World Acceptance Corporation, a small-loan consumer finance company, announced it has recorded an aggregate accrual of $21.7 million to resolve a Securities and Exchange Commission investigation into alleged violations of the Foreign Corrupt Practices Act (FCPA).

As previously disclosed, the company said it retained outside legal counsel and forensic accountants after receiving an anonymous letter “to conduct an investigation of our operations in Mexico.” The letter was immediately forwarded to the audit committee of the board of directors, and the company promptly commenced its investigation under the oversight of the audit committee.

In a 2017 regulatory filing, the company said the internal investigation addressed “whether and to what extent improper payments, which may violate the FCPA and other local laws, were made approximately between 2010 and 2017 by or on behalf of WAC de México SOFOM, a subsidiary of the company, to government officials in Mexico relating to loans made to unionized employees.”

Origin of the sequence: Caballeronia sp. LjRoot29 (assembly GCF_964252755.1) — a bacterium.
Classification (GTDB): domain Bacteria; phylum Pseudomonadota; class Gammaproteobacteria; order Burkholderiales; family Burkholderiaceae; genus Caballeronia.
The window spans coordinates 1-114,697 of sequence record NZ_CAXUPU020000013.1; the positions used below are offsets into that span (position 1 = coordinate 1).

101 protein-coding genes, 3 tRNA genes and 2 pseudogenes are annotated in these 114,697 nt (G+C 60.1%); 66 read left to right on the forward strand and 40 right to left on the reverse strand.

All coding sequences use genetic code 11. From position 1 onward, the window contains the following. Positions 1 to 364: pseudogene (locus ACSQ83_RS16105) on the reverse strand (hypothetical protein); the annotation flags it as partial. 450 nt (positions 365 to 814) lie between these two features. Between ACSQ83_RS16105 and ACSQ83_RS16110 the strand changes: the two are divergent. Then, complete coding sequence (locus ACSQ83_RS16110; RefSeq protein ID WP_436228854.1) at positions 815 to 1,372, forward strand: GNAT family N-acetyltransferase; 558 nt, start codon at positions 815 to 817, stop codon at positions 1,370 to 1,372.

World Acceptance said it voluntarily contacted SEC staff and the Department of Justice in June 2017 “to advise both agencies that an investigation was underway.” The company said it has been cooperating fully with these agencies.

On Thursday, the company announced it was in “ongoing discussions with the SEC regarding the possible resolution of these matters. The discussions with the SEC have progressed to a point that the company can now reasonably estimate a probable loss and has recorded an aggregate accrual of $21.7 million with respect to the SEC matters.”

“As the discussions with the SEC are continuing, there can be no assurance that the company’s efforts to reach a final resolution with the SEC will be successful or, if they are, what the timing or terms of such resolution will be,” the regulatory filing stated. “The company has no offer of settlement or resolution with the Department of Justice at this time.”